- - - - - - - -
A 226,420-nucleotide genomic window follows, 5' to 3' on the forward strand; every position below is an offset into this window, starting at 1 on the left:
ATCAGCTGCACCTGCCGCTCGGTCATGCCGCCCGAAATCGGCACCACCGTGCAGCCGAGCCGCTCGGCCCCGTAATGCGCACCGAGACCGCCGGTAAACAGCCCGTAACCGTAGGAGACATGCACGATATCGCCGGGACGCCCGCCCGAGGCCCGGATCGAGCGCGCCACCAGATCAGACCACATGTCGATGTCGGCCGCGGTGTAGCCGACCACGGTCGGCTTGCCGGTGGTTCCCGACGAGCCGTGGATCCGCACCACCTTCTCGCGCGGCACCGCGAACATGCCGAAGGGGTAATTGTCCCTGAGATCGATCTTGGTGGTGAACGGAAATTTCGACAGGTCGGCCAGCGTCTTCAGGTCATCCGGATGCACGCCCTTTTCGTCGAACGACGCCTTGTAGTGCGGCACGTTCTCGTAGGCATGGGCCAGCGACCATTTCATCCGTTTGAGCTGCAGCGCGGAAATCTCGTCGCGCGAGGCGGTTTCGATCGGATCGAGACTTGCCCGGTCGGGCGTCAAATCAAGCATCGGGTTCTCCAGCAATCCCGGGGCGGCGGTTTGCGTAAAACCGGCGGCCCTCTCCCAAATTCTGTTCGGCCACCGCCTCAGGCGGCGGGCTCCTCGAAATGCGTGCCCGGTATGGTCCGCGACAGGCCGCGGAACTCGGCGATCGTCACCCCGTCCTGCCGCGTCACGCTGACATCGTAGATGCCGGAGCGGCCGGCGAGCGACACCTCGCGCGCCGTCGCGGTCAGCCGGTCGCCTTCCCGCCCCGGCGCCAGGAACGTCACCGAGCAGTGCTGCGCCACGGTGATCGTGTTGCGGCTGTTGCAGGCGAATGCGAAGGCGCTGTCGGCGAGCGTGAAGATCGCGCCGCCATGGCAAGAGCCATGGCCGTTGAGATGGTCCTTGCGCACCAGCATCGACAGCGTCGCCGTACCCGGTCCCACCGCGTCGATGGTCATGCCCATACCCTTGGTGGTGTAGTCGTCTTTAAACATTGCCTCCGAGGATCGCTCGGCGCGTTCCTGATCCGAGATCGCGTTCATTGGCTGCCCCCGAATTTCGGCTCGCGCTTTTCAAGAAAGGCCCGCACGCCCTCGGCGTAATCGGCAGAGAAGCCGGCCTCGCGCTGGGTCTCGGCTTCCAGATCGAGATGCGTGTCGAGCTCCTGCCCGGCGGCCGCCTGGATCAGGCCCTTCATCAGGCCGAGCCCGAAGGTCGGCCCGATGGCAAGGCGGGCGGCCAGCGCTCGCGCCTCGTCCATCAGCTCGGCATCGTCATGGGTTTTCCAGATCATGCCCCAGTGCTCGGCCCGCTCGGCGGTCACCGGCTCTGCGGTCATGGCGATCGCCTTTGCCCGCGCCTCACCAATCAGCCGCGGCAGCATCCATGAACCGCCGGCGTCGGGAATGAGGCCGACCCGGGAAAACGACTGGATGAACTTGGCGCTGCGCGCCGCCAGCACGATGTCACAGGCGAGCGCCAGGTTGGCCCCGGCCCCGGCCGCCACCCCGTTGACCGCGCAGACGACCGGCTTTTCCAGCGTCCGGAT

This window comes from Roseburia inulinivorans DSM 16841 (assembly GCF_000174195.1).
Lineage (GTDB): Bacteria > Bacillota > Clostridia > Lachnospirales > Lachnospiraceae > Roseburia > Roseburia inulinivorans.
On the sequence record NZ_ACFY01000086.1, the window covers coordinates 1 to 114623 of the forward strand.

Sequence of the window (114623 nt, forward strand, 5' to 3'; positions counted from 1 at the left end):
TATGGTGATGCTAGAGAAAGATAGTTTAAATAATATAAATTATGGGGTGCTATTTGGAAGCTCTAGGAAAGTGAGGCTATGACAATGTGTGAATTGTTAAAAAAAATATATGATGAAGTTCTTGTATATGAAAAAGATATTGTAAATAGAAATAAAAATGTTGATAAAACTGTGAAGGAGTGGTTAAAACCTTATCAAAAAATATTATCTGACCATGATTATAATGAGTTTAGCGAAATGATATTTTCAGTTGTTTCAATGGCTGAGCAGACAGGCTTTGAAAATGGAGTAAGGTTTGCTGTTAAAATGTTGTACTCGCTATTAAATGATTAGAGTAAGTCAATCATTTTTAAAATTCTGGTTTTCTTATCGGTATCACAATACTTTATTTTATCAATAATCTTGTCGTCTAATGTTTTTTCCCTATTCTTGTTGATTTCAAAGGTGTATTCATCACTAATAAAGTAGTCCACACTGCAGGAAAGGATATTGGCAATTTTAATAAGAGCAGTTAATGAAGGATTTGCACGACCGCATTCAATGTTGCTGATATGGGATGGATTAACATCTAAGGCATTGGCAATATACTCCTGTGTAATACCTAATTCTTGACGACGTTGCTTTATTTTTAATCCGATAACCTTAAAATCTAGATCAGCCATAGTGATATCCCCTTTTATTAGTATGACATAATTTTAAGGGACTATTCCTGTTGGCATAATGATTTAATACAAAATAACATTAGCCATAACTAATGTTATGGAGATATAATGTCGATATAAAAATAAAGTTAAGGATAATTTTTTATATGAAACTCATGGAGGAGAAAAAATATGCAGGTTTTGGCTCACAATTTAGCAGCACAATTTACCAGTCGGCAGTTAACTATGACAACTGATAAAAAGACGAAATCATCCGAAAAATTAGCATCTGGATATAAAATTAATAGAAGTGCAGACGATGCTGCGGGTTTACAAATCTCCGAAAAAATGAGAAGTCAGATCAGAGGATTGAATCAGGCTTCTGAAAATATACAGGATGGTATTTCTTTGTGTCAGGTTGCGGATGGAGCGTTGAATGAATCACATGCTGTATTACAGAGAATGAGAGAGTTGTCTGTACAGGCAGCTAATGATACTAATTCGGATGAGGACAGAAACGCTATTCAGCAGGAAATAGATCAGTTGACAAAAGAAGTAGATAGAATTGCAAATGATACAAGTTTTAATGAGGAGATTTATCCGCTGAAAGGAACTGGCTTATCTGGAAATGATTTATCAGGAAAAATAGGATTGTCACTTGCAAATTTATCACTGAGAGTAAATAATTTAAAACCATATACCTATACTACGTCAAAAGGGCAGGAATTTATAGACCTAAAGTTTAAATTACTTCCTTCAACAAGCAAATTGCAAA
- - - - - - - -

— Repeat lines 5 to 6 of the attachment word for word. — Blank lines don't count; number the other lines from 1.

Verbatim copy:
On the sequence record NZ_ACFY01000086.1, the window covers coordinates 1 to 114623 of the forward strand.

Sequence of the window (114623 nt, forward strand, 5' to 3'; positions counted from 1 at the left end):